Doesn’t Republican rhetoric sound tired these days? The material isn’t fit for Vaudeville. The same old folksy (make that fauxsy) references to the mythical Joe Sixpack or average Joe, plumbing and otherwise. Shouldn’t that at least be the average José by now? It all strikes me as so 1950s in its white picket-fenced-in parochialism. Tuners-in are treated to the same bromidic anecdotes that are meant to stand for what supposedly matters or to distract from what truly does.
To candidates like McCain and Palin, what matters surely isn’t the presumably average Joe or Jane, at least not as anything other than statistical figures adding up to a sufficient number of votes. What matters to Republicans is the maintaining of a status quo serving those at the top who, if they deem it fit, let a few crumbs fall from the table at which few sit and most serve. Republicans tend to appeal to our meanest instincts, greed and selfishness, for which reason they rely on the lowest common denominators in their campaign speeches and their less-than-reassuring assurances.
No new taxes? “Read my lips,” perchance? The line is familiar, even if the letdown seems to have been forgotten by most. Less government? Tell that to the average Janes whom you deny control of their own bodies and destinies. I, who might have been a US citizen by now had it not been for conservative politics, would rather have big government than a world controlled by large corporations whose profit-marginalization of humanity is not only harming national economies but, what should be more important to us than mammon, our shared, global ecology.
Joe the Plumber? Sure, he exists. That does not make the figure any less of a fiction, a campaign speech commodity. Listening to the final Presidential debate, I was reminded of a certain “expert plumber” who stood up against a ruthless politician clawing himself into office; a cat, no less. Back in 1940, when socialism was not quite the dirty word that it is today, playwright Arthur Miller (a revival of whose All My Sons opens on Broadway tonight) created such fierce opponents in his radio fantasy “The Pussycat and the Expert Plumber Who Was a Man” (previously discussed here). Tom, the Pussycat in question, is a questionable campaigner who shrouds his feline identity in threats and promises; he gets elected mayor in a nasty contest relying on the exposure of past wrongs in the lives and careers of elected officials, however irrelevant such revelations might be to the act of governing.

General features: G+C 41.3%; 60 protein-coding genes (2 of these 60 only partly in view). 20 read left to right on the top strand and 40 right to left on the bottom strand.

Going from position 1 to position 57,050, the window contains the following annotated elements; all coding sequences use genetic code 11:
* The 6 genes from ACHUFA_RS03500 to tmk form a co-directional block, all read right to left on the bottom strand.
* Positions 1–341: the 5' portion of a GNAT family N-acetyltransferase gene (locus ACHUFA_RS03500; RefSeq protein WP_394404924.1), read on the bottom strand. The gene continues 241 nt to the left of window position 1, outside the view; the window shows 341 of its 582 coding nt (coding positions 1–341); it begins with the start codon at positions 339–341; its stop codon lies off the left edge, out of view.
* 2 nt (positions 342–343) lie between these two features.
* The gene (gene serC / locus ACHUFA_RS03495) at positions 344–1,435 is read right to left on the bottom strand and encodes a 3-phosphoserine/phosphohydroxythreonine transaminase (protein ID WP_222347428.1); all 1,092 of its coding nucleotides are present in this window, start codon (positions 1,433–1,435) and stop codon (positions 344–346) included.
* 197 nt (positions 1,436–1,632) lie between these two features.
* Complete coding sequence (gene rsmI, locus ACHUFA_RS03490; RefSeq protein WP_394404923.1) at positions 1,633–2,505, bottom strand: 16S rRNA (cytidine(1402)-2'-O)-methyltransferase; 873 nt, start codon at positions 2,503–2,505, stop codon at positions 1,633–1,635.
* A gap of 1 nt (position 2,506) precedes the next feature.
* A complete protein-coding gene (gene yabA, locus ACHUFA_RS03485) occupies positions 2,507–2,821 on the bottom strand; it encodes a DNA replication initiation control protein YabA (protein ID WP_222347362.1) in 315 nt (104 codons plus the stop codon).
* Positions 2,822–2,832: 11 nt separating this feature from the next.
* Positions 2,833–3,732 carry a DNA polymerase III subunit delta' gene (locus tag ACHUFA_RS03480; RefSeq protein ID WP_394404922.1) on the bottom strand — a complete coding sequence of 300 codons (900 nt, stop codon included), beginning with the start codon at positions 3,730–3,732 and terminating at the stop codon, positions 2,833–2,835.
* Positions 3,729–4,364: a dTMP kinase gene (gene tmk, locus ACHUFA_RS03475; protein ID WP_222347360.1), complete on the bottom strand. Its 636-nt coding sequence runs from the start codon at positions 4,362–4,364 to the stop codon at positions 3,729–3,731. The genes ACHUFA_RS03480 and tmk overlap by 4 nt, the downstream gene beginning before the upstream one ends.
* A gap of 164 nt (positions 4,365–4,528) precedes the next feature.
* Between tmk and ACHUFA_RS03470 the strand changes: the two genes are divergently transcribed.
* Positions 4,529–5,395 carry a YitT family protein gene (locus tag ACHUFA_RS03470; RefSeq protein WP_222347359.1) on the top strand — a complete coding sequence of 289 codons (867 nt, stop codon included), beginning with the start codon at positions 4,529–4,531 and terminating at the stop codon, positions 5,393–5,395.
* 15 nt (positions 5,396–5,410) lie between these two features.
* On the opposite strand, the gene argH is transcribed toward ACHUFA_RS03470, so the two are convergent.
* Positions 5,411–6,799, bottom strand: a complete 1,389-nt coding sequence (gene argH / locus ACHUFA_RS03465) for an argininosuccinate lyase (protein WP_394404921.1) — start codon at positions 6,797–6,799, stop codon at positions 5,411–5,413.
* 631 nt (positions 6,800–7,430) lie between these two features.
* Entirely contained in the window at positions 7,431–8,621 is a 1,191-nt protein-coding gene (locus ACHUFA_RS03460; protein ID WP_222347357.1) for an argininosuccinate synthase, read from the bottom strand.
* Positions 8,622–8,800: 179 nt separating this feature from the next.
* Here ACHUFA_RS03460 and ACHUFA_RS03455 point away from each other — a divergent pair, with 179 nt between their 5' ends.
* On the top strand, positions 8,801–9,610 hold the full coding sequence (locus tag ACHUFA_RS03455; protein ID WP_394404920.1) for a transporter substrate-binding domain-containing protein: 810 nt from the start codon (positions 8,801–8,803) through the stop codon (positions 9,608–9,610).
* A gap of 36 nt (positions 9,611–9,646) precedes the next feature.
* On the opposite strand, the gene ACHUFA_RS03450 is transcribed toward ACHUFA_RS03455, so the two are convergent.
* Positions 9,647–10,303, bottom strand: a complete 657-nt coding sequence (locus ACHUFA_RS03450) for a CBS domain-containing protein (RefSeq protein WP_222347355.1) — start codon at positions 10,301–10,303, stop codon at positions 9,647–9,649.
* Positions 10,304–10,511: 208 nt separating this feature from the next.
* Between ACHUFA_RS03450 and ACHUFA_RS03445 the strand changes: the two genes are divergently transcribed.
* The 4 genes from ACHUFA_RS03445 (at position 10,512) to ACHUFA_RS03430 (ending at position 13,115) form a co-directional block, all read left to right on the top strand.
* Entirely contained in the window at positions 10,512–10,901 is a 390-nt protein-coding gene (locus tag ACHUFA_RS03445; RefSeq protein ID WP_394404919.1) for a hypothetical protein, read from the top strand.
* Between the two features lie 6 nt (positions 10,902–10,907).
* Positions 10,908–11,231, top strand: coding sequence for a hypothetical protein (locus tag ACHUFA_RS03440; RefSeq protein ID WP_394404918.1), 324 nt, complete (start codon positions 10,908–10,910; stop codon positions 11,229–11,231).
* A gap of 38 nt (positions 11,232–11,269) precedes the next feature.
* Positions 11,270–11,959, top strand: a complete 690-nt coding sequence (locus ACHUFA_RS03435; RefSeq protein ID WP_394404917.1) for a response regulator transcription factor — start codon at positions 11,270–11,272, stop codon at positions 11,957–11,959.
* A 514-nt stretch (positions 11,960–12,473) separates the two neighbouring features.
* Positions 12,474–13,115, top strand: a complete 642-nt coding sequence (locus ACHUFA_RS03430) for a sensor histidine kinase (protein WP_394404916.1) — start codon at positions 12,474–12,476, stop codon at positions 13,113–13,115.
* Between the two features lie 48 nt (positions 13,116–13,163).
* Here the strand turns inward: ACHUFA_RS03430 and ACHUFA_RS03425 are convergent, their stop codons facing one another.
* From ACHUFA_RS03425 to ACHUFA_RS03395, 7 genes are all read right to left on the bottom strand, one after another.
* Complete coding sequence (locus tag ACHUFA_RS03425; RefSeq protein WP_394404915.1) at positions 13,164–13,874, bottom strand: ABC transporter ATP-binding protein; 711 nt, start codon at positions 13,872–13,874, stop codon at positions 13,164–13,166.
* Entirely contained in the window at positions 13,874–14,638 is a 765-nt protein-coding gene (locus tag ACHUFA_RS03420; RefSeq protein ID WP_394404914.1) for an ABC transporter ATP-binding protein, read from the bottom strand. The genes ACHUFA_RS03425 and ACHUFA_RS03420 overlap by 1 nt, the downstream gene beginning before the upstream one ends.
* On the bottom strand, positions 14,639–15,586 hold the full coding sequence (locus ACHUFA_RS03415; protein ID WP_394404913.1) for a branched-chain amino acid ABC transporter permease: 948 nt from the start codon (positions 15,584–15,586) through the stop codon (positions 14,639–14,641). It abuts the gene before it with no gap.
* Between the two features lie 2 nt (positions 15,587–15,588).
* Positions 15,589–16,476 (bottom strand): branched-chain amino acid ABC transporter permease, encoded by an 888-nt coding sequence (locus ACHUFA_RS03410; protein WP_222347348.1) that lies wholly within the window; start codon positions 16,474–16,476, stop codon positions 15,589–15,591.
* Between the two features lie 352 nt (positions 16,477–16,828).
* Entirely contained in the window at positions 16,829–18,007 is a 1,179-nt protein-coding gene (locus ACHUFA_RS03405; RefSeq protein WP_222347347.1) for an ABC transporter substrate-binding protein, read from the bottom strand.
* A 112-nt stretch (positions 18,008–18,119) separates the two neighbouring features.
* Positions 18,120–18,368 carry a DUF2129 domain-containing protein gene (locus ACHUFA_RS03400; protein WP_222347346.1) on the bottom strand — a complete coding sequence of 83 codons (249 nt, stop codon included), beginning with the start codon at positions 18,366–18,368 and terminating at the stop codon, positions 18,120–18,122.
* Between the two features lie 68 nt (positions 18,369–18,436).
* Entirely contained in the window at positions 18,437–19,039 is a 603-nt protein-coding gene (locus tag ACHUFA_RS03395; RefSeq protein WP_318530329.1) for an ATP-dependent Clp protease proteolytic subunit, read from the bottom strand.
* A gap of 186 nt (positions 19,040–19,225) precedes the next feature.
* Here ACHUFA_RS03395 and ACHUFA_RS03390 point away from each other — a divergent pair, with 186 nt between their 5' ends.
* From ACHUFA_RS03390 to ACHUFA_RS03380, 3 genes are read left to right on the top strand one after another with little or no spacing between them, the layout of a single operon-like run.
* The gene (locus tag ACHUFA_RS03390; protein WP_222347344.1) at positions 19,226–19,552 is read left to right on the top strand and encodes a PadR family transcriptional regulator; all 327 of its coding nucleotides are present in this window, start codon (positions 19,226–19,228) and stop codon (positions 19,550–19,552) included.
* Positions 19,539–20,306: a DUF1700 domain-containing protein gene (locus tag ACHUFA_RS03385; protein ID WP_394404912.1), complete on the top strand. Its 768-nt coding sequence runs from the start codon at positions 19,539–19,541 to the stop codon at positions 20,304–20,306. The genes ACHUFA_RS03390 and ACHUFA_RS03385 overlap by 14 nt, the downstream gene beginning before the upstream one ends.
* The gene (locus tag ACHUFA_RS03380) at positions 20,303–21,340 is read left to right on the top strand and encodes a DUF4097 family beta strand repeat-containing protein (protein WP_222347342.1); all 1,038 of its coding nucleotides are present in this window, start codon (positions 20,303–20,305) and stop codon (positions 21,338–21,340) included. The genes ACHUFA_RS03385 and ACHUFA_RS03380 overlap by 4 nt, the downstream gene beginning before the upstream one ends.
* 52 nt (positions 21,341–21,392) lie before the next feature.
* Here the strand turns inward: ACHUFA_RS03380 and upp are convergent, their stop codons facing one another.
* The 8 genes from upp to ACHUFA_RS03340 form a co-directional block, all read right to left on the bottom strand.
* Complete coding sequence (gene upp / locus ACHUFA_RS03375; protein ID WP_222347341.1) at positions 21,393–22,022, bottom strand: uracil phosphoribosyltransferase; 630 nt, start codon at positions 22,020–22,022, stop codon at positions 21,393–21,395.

Tom aspires to the Presidency . . . until he is confronted by a fearless plumber, a citizen who exposes him for the sly customer he really is. Beaten, Tom returns to his home. The “difference between a man and a cat,” he concludes,
is that a cat will do anything, the worst things, to fill his stomach, but a man . . . a man will actually prefer to stay poor because of an ideal. That’s why I could never be president; because some men are not like cats. Because some men, some useful men, like expert plumbers, are so proud of their usefulness that they don’t need the respect of their neighbors and so they aren’t afraid to speak the truth.
As long as there is cream there will be cats that keep their paws on it while they purr about prosperity for all. Send in some stout-hearted plumbers who refuse to be campaign fodder and, rather than having pulled the fur over their eyes, set out to realize the ideal of draining the arteries in which the cream is clotting. And don’t let cream-licking felines make you believe that an ideal such as this is nothing but the stuff of pipe dreams . . .